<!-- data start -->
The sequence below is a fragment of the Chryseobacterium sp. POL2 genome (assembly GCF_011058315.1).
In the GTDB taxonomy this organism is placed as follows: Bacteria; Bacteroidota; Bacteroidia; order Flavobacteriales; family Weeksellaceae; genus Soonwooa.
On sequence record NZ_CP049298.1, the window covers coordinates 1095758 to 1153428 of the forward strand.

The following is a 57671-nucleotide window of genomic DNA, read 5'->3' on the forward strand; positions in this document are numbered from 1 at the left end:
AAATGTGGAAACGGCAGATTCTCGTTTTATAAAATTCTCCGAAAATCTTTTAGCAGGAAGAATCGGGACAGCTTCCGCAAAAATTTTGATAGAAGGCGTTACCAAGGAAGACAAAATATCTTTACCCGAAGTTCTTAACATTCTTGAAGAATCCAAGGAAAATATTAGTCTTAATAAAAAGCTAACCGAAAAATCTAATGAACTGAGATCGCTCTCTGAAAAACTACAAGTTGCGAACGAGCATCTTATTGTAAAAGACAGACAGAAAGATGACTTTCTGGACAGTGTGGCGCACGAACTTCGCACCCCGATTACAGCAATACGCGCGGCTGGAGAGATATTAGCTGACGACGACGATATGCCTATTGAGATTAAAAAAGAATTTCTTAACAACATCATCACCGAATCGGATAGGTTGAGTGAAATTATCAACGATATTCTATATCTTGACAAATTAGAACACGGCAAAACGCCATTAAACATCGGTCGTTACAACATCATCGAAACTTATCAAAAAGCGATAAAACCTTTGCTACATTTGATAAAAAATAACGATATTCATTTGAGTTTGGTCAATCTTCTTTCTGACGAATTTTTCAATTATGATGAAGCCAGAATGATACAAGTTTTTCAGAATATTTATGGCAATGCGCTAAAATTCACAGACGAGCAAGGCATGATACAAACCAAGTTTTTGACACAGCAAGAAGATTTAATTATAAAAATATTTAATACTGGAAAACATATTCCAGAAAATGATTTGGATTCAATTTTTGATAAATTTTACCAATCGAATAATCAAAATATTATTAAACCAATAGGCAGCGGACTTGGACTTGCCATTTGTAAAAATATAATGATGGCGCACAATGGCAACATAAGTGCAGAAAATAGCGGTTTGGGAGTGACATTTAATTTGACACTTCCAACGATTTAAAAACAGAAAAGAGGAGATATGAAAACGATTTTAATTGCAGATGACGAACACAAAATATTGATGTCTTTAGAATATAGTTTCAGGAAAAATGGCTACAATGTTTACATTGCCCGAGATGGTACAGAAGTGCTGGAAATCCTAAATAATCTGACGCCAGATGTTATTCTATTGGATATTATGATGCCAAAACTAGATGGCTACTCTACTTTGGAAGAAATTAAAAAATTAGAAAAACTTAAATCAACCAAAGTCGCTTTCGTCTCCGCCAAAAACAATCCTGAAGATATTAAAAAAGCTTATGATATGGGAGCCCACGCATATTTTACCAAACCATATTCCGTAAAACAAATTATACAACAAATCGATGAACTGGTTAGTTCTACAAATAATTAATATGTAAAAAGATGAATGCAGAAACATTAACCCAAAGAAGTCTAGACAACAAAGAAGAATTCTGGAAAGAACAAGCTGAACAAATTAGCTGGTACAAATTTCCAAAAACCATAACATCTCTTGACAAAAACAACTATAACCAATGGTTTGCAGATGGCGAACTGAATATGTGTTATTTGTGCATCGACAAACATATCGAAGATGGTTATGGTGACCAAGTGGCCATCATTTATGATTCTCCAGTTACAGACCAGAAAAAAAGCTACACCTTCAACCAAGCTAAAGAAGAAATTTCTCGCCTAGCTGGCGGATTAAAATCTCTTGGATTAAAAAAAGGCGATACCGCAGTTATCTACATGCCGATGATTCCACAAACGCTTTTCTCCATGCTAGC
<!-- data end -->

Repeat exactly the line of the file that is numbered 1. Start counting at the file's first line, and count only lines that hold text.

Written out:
The sequence below is a fragment of the Chryseobacterium sp. POL2 genome (assembly GCF_011058315.1).